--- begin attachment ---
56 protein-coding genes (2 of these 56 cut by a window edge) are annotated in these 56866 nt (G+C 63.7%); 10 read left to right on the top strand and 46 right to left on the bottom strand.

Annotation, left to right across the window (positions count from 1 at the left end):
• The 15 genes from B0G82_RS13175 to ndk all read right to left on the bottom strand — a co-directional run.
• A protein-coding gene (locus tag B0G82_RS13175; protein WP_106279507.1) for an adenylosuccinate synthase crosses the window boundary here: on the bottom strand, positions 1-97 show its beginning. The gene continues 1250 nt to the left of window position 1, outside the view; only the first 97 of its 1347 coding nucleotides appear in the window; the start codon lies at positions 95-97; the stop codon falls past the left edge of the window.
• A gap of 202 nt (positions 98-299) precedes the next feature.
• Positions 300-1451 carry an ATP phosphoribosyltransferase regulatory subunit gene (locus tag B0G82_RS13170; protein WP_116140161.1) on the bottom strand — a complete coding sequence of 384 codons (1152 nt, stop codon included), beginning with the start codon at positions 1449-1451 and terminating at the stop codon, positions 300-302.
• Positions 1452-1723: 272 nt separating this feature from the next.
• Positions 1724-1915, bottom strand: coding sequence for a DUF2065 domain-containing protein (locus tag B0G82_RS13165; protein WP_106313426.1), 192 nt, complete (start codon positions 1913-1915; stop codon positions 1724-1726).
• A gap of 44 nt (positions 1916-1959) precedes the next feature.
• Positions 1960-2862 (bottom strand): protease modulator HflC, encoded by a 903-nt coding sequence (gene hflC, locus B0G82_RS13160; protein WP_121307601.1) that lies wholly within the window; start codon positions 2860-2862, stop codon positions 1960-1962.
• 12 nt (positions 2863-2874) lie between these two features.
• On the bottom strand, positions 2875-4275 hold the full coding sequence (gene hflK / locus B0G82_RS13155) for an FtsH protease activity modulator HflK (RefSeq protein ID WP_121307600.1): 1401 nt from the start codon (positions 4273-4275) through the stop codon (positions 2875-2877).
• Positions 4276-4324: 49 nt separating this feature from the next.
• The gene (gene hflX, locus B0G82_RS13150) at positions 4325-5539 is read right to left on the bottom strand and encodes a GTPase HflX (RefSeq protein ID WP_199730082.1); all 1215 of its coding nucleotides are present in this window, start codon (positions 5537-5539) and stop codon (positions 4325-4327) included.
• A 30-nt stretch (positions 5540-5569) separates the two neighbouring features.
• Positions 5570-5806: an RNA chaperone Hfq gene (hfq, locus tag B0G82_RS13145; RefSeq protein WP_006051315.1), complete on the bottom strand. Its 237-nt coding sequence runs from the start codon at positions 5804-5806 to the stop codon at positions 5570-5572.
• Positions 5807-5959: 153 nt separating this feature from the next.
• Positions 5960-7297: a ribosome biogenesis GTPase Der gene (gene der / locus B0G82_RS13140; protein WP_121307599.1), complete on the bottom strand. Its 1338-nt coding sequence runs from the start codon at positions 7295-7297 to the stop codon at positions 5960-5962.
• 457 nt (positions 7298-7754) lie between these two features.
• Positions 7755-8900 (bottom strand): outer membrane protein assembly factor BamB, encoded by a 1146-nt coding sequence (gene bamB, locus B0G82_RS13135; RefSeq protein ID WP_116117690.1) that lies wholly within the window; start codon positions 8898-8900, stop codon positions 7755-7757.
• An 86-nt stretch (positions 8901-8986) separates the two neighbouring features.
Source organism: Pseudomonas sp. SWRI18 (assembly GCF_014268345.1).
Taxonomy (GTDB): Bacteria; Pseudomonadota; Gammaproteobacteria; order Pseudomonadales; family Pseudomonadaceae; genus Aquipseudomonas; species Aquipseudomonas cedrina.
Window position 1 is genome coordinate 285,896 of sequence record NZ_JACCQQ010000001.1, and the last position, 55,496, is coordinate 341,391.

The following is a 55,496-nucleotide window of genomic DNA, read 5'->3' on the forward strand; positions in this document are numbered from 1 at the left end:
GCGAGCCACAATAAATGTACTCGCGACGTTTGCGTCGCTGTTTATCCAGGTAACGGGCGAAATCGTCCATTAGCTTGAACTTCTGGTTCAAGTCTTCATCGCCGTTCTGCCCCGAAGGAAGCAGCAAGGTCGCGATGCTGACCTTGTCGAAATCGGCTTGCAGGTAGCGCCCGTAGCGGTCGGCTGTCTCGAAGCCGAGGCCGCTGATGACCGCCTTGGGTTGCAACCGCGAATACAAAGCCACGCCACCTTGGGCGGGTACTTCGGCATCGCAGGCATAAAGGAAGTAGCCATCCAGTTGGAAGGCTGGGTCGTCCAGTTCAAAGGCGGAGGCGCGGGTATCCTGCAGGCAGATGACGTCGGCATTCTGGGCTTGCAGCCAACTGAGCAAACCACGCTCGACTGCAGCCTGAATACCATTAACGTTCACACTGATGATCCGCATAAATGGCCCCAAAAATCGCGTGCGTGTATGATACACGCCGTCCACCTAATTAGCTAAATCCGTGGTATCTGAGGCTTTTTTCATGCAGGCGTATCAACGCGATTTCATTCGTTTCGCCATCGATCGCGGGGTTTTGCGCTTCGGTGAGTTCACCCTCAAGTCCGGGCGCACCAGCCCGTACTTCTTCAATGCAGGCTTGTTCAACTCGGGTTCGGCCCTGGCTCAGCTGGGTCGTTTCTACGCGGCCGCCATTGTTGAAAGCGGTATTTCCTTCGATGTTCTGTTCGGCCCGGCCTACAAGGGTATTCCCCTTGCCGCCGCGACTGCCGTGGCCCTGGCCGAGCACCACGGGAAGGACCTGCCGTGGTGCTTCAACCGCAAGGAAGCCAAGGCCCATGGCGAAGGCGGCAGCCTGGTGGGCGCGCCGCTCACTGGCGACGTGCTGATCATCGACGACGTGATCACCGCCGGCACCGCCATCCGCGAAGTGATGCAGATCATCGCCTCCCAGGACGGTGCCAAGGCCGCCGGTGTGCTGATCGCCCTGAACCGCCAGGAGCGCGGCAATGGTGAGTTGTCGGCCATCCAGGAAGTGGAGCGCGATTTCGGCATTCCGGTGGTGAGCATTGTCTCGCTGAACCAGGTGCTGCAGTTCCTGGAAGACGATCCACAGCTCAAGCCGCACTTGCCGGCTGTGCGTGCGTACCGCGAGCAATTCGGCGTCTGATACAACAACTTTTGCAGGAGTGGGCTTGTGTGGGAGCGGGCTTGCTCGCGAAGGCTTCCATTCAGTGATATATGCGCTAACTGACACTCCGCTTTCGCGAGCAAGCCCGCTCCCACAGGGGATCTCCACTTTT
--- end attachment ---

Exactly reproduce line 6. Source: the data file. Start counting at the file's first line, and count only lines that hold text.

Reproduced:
• Positions 300-1451 carry an ATP phosphoribosyltransferase regulatory subunit gene (locus tag B0G82_RS13170; protein WP_116140161.1) on the bottom strand — a complete coding sequence of 384 codons (1152 nt, stop codon included), beginning with the start codon at positions 1449-1451 and terminating at the stop codon, positions 300-302.